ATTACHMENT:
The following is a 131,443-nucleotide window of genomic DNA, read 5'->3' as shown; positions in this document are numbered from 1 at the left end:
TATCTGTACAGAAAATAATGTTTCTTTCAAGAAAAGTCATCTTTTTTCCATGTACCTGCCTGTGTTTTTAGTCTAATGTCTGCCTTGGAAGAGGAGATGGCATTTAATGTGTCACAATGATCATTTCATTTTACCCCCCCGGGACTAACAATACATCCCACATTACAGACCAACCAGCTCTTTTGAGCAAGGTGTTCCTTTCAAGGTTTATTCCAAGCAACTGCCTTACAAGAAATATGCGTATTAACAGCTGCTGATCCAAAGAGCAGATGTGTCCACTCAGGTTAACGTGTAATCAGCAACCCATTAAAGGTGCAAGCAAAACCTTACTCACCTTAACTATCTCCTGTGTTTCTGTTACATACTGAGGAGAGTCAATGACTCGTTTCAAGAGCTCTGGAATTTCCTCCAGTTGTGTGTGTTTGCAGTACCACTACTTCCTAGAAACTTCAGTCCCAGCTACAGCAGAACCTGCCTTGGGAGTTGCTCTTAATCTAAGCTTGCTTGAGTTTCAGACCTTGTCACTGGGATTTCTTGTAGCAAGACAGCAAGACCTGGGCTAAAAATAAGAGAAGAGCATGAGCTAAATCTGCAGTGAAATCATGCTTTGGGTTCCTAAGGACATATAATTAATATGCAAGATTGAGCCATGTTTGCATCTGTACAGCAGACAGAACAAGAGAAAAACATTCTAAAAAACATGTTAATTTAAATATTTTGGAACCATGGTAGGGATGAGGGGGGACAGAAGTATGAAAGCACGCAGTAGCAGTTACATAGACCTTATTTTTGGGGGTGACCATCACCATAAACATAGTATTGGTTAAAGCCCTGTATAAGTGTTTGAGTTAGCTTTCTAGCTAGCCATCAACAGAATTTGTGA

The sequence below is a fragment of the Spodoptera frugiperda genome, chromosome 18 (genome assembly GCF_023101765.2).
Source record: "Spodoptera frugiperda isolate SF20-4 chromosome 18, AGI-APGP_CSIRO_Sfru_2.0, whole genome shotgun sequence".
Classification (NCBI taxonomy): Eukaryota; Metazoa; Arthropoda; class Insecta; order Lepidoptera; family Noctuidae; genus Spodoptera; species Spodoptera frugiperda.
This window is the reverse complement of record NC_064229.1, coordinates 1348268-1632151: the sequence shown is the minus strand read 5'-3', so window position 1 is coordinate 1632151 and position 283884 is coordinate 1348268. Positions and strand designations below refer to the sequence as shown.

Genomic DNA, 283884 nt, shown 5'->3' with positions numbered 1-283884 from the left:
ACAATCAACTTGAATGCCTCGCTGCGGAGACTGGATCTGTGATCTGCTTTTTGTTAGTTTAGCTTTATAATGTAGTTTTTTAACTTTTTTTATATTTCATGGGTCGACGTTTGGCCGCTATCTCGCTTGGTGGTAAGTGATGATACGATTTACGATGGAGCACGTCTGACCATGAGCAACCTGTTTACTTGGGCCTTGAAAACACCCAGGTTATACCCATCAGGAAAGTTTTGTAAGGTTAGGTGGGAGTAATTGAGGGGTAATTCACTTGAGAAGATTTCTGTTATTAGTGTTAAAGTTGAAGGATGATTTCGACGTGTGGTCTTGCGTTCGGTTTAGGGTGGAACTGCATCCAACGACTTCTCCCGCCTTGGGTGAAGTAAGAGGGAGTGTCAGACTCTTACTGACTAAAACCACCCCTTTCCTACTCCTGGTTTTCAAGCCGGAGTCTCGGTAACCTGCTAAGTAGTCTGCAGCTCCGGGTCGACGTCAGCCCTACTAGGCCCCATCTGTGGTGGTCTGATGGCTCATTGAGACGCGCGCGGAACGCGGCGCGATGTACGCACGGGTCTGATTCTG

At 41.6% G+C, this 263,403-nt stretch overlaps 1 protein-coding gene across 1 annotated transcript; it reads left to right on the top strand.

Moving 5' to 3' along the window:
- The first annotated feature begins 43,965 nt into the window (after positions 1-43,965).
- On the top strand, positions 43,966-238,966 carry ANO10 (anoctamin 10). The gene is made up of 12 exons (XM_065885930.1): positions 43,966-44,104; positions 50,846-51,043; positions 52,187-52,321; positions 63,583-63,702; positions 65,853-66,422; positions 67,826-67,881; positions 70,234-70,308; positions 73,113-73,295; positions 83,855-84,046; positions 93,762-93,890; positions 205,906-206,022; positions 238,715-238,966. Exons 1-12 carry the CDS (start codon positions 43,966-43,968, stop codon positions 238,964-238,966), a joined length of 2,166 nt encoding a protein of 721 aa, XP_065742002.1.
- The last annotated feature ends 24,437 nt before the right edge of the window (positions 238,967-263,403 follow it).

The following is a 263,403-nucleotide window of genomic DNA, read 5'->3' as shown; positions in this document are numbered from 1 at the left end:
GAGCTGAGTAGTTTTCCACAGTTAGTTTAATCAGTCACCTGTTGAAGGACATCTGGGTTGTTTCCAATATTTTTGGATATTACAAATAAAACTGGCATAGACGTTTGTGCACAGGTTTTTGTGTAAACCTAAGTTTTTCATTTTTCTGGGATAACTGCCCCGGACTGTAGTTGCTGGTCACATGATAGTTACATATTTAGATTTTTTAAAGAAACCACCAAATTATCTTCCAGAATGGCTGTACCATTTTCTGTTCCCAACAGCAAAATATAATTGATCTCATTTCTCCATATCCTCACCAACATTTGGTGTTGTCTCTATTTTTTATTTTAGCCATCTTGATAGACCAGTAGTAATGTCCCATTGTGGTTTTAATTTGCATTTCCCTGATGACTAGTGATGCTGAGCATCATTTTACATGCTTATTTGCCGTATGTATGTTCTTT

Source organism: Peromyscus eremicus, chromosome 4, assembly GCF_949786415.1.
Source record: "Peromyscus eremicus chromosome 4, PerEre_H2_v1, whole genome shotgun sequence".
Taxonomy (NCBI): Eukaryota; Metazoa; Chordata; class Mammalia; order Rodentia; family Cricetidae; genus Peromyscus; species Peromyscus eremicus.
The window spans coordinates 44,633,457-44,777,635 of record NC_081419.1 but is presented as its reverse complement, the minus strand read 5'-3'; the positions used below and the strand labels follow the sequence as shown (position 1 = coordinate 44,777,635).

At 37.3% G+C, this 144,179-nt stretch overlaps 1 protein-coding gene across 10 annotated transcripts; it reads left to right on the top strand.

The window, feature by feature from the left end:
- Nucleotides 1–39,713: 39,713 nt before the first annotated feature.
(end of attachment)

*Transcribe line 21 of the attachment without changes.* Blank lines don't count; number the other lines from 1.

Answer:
The window, feature by feature from the left end: